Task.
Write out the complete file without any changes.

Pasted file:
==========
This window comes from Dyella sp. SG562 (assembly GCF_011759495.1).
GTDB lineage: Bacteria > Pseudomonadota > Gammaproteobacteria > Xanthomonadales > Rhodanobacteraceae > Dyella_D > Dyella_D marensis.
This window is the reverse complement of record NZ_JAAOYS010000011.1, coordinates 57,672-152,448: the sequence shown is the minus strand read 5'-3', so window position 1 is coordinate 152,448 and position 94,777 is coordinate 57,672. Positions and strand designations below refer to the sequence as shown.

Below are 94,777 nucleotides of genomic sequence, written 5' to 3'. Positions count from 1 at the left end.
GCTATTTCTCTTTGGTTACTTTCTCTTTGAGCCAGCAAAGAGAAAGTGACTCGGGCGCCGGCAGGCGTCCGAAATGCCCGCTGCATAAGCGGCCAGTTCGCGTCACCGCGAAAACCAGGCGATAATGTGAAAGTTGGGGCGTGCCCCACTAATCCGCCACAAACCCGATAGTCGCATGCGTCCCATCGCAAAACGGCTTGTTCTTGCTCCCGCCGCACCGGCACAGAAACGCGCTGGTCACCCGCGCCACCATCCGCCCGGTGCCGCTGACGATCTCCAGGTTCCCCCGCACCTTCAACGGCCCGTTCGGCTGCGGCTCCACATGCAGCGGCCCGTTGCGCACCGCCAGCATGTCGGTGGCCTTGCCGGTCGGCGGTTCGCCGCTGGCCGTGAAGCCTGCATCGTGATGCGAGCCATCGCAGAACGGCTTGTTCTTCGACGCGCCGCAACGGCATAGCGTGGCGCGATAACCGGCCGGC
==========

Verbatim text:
This window comes from Dyella sp. SG562 (assembly GCF_011759495.1).
GTDB lineage: Bacteria > Pseudomonadota > Gammaproteobacteria > Xanthomonadales > Rhodanobacteraceae > Dyella_D > Dyella_D marensis.
This window is the reverse complement of record NZ_JAAOYS010000011.1, coordinates 57,672-152,448: the sequence shown is the minus strand read 5'-3', so window position 1 is coordinate 152,448 and position 94,777 is coordinate 57,672. Positions and strand designations below refer to the sequence as shown.

Below are 94,777 nucleotides of genomic sequence, written 5' to 3'. Positions count from 1 at the left end.
GCTATTTCTCTTTGGTTACTTTCTCTTTGAGCCAGCAAAGAGAAAGTGACTCGGGCGCCGGCAGGCGTCCGAAATGCCCGCTGCATAAGCGGCCAGTTCGCGTCACCGCGAAAACCAGGCGATAATGTGAAAGTTGGGGCGTGCCCCACTAATCCGCCACAAACCCGATAGTCGCATGCGTCCCATCGCAAAACGGCTTGTTCTTGCTCCCGCCGCACCGGCACAGAAACGCGCTGGTCACCCGCGCCACCATCCGCCCGGTGCCGCTGACGATCTCCAGGTTCCCCCGCACCTTCAACGGCCCGTTCGGCTGCGGCTCCACATGCAGCGGCCCGTTGCGCACCGCCAGCATGTCGGTGGCCTTGCCGGTCGGCGGTTCGCCGCTGGCCGTGAAGCCTGCATCGTGATGCGAGCCATCGCAGAACGGCTTGTTCTTCGACGCGCCGCAACGGCATAGCGTGGCGCGATAACCGGCCGGC